People questioning their gender identity could be offered brain scans to determine whether they are transgender, according to a study.
Research has revealed for the first time evidence that the brain activity of people who feel they inhabit the wrong body closely resembles that of the -gender they want to embrace.
Analysis of around 160 participants showed that biological males with gender dysphoria — the experience of discomfort or distress due to their biological sex — had a brain structure and neurological patterns similar to biological females, and vice versa.
These distinct neurological differences are detectable during childhood.
The findings, presented at the European Society of Endocrinology annual meeting in Barcelona, are likely to provoke controversy among groups who argue gender identity should be a matter of personal choice and not medical definition. However, the scientists — behind the new research say their discovery promises doctors a potent new tool with which to offer better advice at an earlier stage.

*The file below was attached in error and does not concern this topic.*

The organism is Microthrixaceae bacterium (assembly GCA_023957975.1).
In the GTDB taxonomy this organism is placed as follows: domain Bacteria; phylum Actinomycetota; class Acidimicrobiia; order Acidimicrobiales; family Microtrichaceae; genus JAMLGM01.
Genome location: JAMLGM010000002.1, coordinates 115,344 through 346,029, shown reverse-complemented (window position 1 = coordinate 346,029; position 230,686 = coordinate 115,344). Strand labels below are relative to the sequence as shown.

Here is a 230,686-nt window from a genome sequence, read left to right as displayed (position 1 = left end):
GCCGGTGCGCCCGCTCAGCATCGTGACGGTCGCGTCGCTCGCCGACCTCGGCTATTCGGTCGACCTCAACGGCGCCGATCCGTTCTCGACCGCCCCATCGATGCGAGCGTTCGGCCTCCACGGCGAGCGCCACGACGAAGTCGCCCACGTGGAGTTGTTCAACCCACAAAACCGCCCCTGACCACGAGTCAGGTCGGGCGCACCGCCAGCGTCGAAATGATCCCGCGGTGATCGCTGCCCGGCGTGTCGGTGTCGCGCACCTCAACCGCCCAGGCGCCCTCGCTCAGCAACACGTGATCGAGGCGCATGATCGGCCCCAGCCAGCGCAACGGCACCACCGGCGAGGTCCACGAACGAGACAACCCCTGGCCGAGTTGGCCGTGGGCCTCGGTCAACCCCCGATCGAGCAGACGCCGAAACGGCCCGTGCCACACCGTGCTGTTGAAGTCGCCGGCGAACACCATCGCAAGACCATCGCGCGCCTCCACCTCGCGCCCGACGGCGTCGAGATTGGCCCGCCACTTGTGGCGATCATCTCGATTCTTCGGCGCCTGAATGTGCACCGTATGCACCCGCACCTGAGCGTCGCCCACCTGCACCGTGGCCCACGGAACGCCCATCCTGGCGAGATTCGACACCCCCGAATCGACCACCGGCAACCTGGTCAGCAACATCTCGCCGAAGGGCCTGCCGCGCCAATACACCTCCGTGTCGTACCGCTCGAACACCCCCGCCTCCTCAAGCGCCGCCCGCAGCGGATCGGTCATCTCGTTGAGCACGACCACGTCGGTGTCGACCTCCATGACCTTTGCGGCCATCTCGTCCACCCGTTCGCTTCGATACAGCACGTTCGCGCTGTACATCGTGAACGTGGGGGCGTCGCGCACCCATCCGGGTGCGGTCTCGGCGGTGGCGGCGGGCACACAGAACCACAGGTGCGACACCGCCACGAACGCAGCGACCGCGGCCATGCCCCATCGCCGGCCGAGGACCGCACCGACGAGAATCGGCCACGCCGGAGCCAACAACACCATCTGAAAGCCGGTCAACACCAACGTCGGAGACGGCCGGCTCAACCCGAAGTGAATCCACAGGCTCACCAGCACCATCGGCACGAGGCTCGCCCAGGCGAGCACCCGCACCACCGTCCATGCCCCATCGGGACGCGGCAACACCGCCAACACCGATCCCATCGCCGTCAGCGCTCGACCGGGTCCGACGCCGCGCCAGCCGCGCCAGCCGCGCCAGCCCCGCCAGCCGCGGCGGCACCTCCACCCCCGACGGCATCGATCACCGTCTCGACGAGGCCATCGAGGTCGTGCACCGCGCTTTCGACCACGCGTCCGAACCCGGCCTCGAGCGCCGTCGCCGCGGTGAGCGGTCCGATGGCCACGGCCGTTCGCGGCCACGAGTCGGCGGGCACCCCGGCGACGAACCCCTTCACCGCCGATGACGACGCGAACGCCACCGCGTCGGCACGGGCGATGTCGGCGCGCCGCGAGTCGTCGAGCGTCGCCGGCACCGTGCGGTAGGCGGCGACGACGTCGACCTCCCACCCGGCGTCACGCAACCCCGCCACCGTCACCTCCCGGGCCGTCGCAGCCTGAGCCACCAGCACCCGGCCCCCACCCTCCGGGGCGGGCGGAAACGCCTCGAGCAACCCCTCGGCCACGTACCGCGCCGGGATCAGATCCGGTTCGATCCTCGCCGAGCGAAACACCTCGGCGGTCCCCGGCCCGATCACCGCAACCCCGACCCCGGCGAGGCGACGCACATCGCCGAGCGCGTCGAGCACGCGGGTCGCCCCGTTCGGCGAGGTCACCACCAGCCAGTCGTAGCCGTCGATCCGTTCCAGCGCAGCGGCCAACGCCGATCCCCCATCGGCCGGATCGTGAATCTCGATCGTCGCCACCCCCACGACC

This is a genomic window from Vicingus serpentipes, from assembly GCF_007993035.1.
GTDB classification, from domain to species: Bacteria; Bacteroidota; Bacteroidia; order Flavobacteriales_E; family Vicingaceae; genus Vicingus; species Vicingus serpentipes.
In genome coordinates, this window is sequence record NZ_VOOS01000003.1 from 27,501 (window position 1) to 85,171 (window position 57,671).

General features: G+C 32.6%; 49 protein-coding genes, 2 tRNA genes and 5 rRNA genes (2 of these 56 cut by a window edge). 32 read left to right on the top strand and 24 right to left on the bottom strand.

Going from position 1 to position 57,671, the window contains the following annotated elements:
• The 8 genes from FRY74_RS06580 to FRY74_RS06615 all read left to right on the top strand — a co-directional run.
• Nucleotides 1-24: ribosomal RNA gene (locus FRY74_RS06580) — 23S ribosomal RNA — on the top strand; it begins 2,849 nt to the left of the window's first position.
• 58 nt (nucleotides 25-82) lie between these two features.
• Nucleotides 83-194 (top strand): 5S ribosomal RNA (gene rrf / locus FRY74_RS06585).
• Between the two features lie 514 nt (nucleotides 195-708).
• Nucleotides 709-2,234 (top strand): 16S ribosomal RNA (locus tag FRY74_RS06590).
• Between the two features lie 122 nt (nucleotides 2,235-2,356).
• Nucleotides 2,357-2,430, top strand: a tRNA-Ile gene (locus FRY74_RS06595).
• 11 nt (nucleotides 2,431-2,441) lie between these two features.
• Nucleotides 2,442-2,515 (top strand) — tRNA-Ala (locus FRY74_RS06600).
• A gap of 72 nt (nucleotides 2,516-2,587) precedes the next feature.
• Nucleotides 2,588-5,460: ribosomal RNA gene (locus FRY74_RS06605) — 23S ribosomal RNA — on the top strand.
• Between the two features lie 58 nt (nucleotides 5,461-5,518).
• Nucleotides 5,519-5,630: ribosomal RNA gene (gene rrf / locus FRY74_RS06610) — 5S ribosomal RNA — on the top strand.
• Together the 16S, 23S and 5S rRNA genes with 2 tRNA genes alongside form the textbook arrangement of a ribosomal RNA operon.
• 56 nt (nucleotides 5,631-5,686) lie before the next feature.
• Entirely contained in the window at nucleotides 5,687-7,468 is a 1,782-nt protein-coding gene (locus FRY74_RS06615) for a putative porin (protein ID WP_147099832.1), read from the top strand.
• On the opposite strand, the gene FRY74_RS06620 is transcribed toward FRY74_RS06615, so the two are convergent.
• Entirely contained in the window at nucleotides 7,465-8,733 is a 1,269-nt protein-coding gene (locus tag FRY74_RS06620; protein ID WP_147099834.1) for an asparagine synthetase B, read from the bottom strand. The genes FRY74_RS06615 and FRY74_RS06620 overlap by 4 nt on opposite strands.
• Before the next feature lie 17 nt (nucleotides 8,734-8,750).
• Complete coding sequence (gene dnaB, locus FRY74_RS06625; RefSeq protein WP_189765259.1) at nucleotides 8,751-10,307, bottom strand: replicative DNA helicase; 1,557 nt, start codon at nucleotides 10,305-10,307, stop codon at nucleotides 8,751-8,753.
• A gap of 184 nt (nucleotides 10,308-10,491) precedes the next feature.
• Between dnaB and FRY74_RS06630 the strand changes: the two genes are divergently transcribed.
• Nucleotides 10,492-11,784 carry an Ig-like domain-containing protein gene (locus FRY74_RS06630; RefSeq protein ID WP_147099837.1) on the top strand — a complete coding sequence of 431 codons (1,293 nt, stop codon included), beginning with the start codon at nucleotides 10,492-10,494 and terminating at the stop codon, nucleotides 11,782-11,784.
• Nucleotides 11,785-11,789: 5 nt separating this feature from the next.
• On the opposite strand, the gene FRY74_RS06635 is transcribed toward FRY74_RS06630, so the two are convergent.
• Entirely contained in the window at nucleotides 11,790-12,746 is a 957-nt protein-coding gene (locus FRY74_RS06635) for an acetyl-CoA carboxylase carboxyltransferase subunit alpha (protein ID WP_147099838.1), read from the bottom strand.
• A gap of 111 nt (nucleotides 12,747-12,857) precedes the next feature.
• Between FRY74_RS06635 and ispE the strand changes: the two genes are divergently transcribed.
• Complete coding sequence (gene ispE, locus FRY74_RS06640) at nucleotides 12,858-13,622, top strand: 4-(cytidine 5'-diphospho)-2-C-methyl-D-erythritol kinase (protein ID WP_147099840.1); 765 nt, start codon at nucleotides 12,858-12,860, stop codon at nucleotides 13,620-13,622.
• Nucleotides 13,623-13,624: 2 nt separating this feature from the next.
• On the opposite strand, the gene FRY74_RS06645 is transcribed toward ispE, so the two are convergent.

Currently, children complaining of gender dysphoria typically undergo psychotherapy.
Prof Julie Bakker, who led the research at the University of Liege in Belgium, said: “We will be better equipped to support these young people, instead of just sending them to a psychiatrist and hoping that their distress will disappear spontaneously.”
The team used MRI (magnetic resonance imaging) tests to examine brain activation upon exposure to a steroid, and measured grey matter and white matter microstructure using a technique called diffusion tensor imaging.
Theresa May, the Prime Minister, last year pledged to amend the Gender Recognition Act to allow people to legally change gender without medical authorisation. She said: “Being trans is not an illness and it should not be treated as such”.